Monday morning, Harry introduces Joan to two Maytag executives. They really like Joan, and after meeting her say that they’re completely satisfied with the service they’re getting from Sterling Cooper. Also satisfied are two Heineken execs, who agree to roll out a test marketing campaign “in regional markets” based on Don’s ideas. Meanwhile, Joan is so excited about the new soap opera she’s been reading scripts for – As the World Turns – that she convinces two reps from Sea & Ski suntan lotion to book ads on the show. Joan kicked ass in that meeting; one of the reps says “I love what she says, and I love the way she says it”. Joan is staring to deal with the business side of Sterling Cooper… and she likes it!

Back at the Draper home, Betty (still in her dress from the party) goes through all of Don’s clothes and his desk looking for signs of an affair:

She finds nothing, other than a bunch of cocktail napkins with marketing ideas on them. Sally later finds her passed out on the bed. When she goes to get up, she steps on a wine glass and gets glass in her foot. The woman is seriously starting to lose it. I wonder if she’ll end the season in an asylum or “fat farm” or something.

Back at Sterling Cooper, Roger tells Harry that he’s gotten some great feedback from both customers and the accounting department (in a week?) and that Harry can now hire someone to “replace” Joan. When Joan later stops by Harry’s office, she’s visibly disappointed that he’s hired someone to fill her role. I hope, hope, hope that this brief foray into the “real world” of Sterling Cooper makes Joan realize that she can be more than a bonbon eating housewife. Time will tell, I suppose.

At home, Betty continues to give Don the cold shoulder. The poor guy ends up sleeping on the sofa that night, where Betty comes to him for a heartfelt talk. She says she “doesn’t want it to be like this” but that she doesn’t know what to do. Don tries to touch her, and Betty tells him not to. She tells Don that he never says he loves her, which makes Don tell her that he loves her… and the children… and that “he doesn’t want to lose all this”. Which, of course, begs the question… if he hasn’t done anything wrong, why is he afraid of losing anything?

The next morning, Father Gill comes to Sterling Cooper to use the Xerox machine to print up the flyers for the dance. I haven’t mentioned Peggy’s storyline until now; part of this is because I found most of it boring, another reason is that I can condense it all down quickly here. After accepting Father Gill’s request for help, Peggy designed a flyer for the party. Father Gill initially liked Peggy’s ideas, but when Peggy and Father Gill meet with the “Morality Police” to discuss the themes and details of the dance, he throws her (and her ideas) under the bus. So while the Xerox machine is doing his thing, Father Gill asks her if there’s anything she needs to talk about. He leans on her quite heavily, although he’s more of a “good cop” than a “bad cop” (thankfully, it’s too early for the “hip priests” from the later years of the 60s). It’s a good conversation, and although I think that Peggy dismisses Father Gill’s offers of “help”, I think he does cut Peggy close to the bone. As Father Gill leaves, Peggy cross her hands over her belly… right where the baby was.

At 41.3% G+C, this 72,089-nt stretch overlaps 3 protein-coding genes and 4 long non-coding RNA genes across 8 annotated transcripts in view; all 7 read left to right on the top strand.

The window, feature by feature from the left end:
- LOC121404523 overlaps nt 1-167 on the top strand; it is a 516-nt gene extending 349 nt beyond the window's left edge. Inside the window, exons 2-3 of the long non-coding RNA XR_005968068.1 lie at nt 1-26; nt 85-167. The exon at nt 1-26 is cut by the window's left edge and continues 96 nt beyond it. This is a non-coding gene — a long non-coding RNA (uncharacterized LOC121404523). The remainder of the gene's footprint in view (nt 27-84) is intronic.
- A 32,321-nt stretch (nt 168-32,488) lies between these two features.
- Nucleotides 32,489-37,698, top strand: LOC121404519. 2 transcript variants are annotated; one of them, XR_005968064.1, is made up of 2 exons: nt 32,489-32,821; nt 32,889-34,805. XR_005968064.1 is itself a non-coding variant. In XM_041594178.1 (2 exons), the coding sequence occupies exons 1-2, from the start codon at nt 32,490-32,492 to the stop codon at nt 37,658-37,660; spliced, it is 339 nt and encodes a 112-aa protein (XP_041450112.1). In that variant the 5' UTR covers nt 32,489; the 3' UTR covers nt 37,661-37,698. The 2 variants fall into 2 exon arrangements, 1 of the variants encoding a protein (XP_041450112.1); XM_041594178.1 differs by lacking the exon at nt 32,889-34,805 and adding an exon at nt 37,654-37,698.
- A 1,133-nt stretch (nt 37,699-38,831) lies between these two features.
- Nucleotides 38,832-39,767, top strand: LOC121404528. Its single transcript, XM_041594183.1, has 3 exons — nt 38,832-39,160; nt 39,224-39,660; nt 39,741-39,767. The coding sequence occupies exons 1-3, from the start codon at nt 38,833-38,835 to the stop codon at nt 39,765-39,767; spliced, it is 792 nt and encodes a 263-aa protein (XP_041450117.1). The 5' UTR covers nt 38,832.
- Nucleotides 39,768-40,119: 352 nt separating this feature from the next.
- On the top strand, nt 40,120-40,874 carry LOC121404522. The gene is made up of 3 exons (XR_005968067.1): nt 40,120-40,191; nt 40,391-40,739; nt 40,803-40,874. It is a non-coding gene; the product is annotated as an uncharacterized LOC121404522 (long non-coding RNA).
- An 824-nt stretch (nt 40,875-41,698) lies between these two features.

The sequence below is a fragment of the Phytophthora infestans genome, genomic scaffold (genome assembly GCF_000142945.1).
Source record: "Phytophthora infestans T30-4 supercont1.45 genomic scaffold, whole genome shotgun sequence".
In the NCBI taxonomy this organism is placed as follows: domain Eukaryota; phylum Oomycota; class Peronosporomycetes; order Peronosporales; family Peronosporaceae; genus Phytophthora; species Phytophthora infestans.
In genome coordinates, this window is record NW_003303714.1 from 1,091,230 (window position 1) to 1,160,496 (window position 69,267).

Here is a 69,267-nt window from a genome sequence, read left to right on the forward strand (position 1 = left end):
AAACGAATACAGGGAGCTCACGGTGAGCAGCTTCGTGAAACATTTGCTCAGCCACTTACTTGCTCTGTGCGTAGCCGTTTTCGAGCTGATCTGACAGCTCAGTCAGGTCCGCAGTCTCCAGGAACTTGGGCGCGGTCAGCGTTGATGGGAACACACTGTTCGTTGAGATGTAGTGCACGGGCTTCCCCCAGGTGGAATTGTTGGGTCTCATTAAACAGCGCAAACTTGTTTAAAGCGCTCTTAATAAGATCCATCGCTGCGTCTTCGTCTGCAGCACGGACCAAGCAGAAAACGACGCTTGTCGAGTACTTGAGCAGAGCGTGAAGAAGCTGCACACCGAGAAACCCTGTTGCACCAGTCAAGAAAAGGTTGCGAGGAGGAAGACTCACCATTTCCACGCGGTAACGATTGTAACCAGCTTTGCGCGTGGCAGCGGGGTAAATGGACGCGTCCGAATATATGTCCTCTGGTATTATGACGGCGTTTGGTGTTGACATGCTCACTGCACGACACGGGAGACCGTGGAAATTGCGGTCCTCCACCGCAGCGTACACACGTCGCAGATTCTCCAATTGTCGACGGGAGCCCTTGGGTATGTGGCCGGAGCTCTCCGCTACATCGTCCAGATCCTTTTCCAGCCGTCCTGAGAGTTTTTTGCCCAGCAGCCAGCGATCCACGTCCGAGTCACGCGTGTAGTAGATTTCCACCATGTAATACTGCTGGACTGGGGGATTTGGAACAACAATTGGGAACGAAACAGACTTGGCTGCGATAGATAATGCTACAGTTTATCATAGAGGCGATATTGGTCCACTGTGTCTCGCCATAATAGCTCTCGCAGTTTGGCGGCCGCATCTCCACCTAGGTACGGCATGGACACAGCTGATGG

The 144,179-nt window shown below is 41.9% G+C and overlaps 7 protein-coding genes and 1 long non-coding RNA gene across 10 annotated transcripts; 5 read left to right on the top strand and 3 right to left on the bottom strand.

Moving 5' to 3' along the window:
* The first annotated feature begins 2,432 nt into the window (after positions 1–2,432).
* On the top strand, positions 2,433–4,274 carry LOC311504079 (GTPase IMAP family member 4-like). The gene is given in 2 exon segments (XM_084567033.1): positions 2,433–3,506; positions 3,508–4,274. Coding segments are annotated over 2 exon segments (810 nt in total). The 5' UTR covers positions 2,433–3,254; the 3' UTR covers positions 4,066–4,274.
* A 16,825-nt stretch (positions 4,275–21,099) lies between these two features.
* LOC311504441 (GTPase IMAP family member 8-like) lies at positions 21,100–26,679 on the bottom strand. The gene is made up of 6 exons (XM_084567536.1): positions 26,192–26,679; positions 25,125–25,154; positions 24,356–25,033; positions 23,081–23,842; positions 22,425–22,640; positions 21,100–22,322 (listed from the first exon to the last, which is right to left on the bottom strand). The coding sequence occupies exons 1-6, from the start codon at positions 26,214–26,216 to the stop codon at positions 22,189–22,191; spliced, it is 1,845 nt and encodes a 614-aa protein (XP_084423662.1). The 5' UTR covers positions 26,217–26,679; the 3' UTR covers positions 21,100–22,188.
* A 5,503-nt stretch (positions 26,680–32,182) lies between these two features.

The episode ends with Betty at home, watching TV with the kids. As the Danny Thomas Show goes to break, we see the Utz commercial that Jimmy Barrett filmed. Betty seems to “snap” while watching it:

She calls Don and tells him not to come home, that she doesn’t want them there. We see a confused Don, then a montage of Joan rubbing her shoulder (does it just hurt from the bra, or is there a health issue there?), Peggy sitting in her bath tub looking sad (Father Gill’s words hurt, no?), Father Gill picking up a guitar and singing a song… and Don, sitting all alone in the office kitchen:


Poor Warren drooling like a schoolboy over Joan.

Peggy answering the phone when Father Gill calls, and pretending to be her own secretary.

Duck’s sad tale of almost getting lost on the way to the Draper’s house.

Was I the only one that thought of Captain Oveur from Airplane! when Duck said “Do you like baseball, Bobby?”

Speaking of Airplane! – how about Roger introducing Crab and Duck to each other?

When Don asks Duck if he’d like a drink, he says that he’d like tomato juice, which makes Petra Colson say “Oh, come on!” in a patronizing voice. I know that there have always been teetotalers out there… but was Duck asking for a non-alcoholic beverage that big a deal back in 1962?

Petra complains about the cost of owning a boat, saying “you might as well cut a hole in your pocket”. I guess some things don’t change, do they?

The Maytag exec asking if Joan was the woman he talked to on the phone, and after being told that yes, it was, saying that he would have combed his hair if it knew it was her.

Peggy the “undercover nun”!

The office girl that walked by Peggy’s office, saw Father Gill using the Xerox machine, then scampered away.

One Reply to “Mad Men: “A Night to Remember””

  1. The thing that gets me about the brilliance of the scriptwriters is that there’s not a single random word, even in the episode titles. Each character that appears in an episode in some way is connected to the title.

    “A Night To Remember” is also the title of a movie about the night the Titanic struck the iceberg that caused it to sink. Think of each character’s storyline in this episode and how the metaphorical icebergs they strike makes it impossible for each of them to sail onward as they had been doing. It’s brilliant.